To further complicate the picture, when we talk about quantum computing we talk about several different paradigms. Some of these paradigms are barely abstracted away from the underlying physical implementation, which increases the difficulty of learning them for a computer scientist or a software engineer. We define four paradigms:

  1. Discrete variable gate-model quantum computing. This is the generalization of digital computing where bits are replaced by qubits and logical transformations by a finite set of unitary gates that can approximate any arbitrary unitary operation. A classical digital circuit transforms bit strings to bit strings through logical operations, whereas a quantum circuit transforms a special probability distribution over bit strings—the quantum state—to another quantum state. Most quantum computing hardware companies focus on this model. For short, we refer to this model as the discrete gate model.
  2. Continuous variable gate-model quantum computing. The qubits are replaced by qumodes, which take continuous values. Conceptually this paradigm is closer to the physics way of thinking about quantum mechanics, and quantum optics in particular. Most of the language that describes these circuits uses the terminology of quantum optics. We will refer to this model as the continuous gate model.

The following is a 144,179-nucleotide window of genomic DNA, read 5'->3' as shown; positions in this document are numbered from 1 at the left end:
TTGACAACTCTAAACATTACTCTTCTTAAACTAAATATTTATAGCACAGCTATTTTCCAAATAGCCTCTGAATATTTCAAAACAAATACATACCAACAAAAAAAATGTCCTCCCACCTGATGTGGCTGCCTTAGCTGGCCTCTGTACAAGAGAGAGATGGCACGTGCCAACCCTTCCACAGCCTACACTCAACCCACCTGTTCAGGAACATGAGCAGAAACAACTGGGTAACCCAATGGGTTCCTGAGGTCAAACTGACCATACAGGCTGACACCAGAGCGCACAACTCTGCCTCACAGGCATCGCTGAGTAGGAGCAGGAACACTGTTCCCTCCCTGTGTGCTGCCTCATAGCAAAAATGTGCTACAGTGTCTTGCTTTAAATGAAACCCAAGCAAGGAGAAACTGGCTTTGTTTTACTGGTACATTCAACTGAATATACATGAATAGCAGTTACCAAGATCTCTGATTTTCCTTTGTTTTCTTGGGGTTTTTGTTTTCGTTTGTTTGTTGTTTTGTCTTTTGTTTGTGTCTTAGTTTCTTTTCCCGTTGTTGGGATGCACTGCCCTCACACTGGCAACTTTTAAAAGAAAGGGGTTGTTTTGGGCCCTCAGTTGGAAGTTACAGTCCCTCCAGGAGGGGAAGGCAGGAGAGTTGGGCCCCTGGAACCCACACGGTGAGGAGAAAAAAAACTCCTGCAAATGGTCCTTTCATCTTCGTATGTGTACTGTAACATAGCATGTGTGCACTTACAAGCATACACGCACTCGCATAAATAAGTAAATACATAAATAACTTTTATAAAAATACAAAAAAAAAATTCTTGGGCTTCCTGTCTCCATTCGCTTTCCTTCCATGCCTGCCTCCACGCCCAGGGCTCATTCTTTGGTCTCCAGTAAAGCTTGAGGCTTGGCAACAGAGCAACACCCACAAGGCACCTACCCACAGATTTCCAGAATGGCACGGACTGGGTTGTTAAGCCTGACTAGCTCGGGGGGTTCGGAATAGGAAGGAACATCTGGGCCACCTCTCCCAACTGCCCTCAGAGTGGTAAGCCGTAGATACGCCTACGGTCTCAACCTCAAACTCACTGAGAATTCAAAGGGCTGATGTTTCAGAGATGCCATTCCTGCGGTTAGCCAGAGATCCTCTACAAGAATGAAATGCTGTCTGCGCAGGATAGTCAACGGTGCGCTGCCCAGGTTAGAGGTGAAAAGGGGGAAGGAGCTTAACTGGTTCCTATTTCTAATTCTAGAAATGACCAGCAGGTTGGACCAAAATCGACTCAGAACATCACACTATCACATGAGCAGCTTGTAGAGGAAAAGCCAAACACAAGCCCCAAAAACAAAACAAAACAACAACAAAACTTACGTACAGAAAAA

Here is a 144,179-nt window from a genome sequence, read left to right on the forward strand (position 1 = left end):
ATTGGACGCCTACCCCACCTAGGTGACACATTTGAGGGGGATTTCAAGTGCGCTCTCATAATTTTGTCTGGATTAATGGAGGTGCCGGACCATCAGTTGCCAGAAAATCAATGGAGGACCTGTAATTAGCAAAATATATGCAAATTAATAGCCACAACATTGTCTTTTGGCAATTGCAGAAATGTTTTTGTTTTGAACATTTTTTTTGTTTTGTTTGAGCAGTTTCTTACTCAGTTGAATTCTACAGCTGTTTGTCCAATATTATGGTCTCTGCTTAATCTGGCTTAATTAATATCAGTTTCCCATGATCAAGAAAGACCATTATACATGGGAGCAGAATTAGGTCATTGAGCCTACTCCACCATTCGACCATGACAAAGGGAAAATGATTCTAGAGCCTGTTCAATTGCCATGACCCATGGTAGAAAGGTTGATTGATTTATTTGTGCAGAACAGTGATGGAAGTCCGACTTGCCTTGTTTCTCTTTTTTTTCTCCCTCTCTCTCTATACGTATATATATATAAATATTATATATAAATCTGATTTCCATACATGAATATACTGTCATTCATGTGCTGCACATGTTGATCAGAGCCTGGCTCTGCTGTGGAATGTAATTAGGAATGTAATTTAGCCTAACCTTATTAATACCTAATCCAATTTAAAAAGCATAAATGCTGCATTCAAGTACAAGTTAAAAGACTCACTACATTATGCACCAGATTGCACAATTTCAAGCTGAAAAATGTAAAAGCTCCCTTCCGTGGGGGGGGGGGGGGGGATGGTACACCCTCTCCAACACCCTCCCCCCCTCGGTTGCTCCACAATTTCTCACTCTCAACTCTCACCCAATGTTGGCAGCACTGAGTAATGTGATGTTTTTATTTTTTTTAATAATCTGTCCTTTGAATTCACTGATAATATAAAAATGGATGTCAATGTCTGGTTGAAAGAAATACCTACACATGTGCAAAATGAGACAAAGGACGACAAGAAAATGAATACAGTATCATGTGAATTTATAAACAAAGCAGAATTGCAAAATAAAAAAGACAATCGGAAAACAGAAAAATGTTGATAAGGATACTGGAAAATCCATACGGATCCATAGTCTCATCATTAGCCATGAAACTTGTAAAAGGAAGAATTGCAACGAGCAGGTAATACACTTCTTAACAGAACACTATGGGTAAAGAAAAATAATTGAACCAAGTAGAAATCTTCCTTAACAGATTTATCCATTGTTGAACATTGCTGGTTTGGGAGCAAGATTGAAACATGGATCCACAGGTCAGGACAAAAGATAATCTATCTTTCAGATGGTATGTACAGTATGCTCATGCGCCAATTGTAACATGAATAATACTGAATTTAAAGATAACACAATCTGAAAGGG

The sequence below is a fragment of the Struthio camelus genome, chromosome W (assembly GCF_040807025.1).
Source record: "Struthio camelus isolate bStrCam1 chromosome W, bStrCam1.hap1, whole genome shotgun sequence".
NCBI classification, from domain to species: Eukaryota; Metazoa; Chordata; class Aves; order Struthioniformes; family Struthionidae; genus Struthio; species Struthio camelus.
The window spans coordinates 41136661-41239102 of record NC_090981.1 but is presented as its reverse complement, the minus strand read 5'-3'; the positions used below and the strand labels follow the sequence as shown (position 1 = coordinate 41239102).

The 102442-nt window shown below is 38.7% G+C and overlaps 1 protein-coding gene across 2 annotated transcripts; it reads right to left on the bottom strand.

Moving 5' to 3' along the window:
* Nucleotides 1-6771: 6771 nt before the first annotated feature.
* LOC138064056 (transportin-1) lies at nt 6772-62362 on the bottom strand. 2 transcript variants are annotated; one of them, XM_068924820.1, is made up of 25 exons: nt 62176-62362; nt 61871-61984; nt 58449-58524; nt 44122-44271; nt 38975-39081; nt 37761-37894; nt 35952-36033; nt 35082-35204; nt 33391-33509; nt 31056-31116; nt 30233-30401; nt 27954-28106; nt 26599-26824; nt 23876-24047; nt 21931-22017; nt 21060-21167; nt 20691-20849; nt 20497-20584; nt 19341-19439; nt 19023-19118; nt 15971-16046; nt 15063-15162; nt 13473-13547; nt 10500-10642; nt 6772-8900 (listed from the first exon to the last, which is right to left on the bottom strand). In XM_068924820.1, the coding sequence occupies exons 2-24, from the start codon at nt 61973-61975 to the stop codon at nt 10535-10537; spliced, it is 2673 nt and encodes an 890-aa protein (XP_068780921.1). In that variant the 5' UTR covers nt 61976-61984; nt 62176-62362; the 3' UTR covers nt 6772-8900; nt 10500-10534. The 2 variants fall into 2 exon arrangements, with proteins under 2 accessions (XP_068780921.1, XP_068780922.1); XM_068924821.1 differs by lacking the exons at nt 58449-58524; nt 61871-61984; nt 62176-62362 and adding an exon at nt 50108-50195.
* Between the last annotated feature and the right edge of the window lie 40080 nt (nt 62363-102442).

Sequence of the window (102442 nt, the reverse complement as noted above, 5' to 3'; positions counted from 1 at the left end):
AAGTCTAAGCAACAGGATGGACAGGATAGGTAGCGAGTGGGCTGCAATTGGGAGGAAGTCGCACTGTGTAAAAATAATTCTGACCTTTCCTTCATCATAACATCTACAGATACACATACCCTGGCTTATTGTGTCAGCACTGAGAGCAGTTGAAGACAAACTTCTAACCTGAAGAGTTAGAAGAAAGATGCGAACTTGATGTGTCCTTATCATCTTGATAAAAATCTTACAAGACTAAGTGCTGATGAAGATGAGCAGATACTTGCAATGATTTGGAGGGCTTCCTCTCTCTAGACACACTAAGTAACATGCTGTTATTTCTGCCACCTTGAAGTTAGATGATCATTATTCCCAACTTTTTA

3. Adiabatic quantum computation. Quantum annealing devices exploit this model. At a high level, this paradigm uses a phenomenon from quantum physics known as the adiabatic theorem to find the global optimum of a discrete optimization problem. Recently, the actual physical devices that implement this paradigm have also been found useful in sampling a Boltzmann distribution. This paradigm does not have a direct classical analogue, and some understanding of statistical physics is recommended to work in this paradigm. This model will be referred to as quantum annealing.